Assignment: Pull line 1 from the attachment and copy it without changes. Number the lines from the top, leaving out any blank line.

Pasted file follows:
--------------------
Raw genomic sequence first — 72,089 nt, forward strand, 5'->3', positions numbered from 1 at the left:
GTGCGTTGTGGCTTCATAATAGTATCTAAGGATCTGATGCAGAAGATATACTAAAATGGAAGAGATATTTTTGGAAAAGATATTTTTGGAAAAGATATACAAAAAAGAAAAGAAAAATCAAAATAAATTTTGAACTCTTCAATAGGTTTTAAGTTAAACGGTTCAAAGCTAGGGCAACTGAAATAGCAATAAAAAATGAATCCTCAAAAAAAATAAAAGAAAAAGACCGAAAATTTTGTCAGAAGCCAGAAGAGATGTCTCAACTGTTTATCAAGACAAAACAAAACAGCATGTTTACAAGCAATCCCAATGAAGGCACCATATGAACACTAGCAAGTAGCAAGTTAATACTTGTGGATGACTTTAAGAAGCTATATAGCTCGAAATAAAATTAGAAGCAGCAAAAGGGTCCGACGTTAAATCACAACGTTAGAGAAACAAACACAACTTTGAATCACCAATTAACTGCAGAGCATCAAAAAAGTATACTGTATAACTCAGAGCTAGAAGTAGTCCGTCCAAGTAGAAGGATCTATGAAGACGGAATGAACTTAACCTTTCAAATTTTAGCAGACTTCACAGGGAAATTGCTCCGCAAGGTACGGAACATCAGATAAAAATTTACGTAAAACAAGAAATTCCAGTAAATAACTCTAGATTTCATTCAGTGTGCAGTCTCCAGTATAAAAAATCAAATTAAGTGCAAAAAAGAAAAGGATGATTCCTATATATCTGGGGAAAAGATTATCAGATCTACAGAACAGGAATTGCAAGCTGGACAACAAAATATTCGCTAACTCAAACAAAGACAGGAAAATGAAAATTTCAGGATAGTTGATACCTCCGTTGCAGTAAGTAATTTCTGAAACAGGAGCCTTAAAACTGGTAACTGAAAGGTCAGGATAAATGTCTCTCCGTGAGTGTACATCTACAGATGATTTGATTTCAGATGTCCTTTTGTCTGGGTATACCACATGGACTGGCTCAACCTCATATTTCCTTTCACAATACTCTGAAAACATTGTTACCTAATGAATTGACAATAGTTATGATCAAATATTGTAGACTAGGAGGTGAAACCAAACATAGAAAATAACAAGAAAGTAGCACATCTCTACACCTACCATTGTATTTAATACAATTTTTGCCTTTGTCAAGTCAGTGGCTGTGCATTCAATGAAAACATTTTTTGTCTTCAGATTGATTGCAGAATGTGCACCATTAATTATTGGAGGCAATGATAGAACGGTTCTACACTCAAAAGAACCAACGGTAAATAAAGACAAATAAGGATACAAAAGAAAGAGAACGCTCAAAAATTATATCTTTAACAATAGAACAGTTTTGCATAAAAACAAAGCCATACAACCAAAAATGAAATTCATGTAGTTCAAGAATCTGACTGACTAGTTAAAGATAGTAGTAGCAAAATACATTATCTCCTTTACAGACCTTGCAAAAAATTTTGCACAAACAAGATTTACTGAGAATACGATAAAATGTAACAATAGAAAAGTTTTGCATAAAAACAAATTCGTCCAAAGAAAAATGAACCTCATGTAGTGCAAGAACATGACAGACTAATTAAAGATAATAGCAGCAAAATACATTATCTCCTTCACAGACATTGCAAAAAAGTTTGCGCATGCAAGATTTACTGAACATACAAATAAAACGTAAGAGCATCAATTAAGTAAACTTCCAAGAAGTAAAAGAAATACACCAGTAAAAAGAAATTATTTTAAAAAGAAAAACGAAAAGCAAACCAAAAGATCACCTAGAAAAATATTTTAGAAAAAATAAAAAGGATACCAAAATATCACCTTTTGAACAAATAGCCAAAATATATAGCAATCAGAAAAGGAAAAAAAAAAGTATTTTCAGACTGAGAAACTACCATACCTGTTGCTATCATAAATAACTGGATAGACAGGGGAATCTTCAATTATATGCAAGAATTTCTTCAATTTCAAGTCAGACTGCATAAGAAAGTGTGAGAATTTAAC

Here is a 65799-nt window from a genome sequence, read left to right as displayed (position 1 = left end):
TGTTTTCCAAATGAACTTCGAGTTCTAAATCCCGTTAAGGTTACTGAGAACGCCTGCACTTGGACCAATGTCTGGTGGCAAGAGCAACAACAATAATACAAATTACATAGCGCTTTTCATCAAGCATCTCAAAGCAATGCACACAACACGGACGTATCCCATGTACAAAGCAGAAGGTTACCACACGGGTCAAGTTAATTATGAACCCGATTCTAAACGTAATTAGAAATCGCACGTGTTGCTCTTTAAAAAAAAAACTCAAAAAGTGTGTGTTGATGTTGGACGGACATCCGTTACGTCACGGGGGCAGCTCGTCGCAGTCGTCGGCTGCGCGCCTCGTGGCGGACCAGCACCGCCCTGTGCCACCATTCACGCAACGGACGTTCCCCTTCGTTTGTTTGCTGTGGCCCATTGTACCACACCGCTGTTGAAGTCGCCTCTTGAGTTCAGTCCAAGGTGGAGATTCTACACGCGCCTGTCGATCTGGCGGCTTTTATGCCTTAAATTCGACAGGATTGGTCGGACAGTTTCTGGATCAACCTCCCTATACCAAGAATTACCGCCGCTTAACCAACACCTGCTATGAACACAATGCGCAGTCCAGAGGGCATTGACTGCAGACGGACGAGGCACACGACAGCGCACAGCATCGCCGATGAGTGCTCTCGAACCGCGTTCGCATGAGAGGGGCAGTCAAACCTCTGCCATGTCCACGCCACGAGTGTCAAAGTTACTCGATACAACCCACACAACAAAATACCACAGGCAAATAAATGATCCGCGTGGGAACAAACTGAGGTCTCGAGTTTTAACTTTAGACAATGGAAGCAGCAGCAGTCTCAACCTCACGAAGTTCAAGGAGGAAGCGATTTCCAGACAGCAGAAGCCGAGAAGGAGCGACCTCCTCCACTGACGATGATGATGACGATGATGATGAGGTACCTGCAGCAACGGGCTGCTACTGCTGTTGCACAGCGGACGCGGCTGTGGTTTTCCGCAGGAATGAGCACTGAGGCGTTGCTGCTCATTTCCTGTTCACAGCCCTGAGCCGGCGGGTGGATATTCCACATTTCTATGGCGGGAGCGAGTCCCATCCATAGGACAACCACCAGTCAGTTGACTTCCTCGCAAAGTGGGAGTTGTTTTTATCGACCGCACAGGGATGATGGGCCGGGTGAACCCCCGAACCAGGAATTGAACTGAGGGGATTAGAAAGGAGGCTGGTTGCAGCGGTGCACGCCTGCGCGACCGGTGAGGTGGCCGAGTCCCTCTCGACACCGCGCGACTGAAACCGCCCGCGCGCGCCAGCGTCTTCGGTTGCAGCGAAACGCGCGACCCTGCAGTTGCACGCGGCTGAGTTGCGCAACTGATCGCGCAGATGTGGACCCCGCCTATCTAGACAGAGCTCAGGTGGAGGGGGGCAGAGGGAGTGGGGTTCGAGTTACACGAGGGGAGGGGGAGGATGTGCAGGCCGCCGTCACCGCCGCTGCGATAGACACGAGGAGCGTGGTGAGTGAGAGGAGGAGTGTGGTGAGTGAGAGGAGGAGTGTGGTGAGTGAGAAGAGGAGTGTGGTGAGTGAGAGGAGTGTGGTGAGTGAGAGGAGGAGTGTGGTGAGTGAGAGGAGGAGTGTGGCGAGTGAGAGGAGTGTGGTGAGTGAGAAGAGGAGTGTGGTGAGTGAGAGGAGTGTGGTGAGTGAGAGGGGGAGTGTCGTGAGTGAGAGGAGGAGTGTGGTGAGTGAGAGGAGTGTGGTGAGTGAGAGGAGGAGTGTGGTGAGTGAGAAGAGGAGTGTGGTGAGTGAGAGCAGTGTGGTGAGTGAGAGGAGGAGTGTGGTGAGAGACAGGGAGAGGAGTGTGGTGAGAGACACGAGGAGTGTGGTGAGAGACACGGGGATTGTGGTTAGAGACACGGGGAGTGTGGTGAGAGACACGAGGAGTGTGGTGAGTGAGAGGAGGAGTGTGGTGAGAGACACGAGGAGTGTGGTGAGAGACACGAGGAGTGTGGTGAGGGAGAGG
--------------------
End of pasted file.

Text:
Raw genomic sequence first — 72,089 nt, forward strand, 5'->3', positions numbered from 1 at the left: